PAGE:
Prosperity Capital Partners’ investments and management style caused a flood of newly homeless people to flee these neighborhoods. Some found other places to live, others moved in with friends or family and some undoubtedly ended up on the street or at a homeless shelter. They deserved better. They had been our friends and neighbors, but at this point, many of them will never return to Athens.

With billions in investment capital circling the country (and the world) looking for money-making opportunities, we can expect this scenario to happen again, and to keep happening. But what is particularly galling about Prosperity Capital Partners is that they believe they are doing God’s will. Randy and Sara Jo Lawrence are online pastors who believe in the prosperity gospel. They think their wealth comes from Jesus because of their faith and pious lives.

Randy and Sara Jo Lawrence
Randy and Sara Jo Lawrence, owners of Prosperity Capital Partners.

It makes me wonder — have they ever actually read the Bible?

Jesus encouraged his followers to give all they had to the poor, but Randy and Sara Jo encourage their followers to take all they can from the poor. I’m no pastor, but it seems to me that the gospel according to the Lawrences couldn’t be any more in opposition to the teachings of Christ.

I hate to be the bearer of bad news, but Randy and Sara Jo — I wouldn’t assume you’re going to Heaven. In fact, if Hell exists, there’s probably an infernal torture chamber down there with your names on it. You still have time to change your ways, and you know what you need to do. But I’m not holding my breath.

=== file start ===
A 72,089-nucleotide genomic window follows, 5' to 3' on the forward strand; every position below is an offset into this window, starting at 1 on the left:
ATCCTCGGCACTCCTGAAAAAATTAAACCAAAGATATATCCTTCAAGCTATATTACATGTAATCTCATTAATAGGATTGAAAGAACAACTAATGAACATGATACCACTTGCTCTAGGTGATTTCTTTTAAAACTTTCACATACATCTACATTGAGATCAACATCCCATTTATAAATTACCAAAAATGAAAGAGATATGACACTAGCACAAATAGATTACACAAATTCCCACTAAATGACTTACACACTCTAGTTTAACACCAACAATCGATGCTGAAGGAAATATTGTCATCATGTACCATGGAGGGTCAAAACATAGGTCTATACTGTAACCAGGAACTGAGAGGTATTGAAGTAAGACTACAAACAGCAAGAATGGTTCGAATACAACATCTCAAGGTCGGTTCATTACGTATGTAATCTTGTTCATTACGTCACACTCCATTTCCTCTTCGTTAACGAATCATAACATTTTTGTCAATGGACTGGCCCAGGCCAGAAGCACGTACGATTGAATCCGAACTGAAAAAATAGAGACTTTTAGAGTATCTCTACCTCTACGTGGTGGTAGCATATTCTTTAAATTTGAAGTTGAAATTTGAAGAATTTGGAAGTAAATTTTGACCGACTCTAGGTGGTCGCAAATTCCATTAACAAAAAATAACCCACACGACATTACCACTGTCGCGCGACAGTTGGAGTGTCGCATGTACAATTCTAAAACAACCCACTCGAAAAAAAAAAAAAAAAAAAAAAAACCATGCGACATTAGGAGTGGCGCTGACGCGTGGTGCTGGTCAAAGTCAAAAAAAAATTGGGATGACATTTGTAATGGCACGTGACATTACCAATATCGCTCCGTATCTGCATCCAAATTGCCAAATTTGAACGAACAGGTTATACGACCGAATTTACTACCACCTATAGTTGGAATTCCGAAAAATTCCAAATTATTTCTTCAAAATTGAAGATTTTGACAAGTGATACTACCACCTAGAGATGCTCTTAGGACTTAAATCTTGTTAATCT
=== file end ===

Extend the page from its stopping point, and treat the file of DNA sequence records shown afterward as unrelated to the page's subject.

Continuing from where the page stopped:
Top 5 Best

Honorable mentions: Cannabis decriminalized / ACC Democrats forgive $1.5 million in local medical debt

Summary: The commission instructed police to give a $35 fine for those caught with small amounts of cannabis and the ACC Democratic Party raised $5,875 to forgive over $1.5 million in local medical debt.

Cannabis decriminalized

Cannabis has been effectively decriminalized in Athens since the state legislature legalized hemp in 2019, because police can’t distinguish the two plants from each other. That means nothing changed this year when the ACC Commission decriminalized cannabis on purpose for the first time. Even so, decriminalization has been a major goal of criminal justice reformers for decades — it’s important legislatively even if it doesn’t make a difference for law enforcement just yet.

ACC Democrats abolish medical debt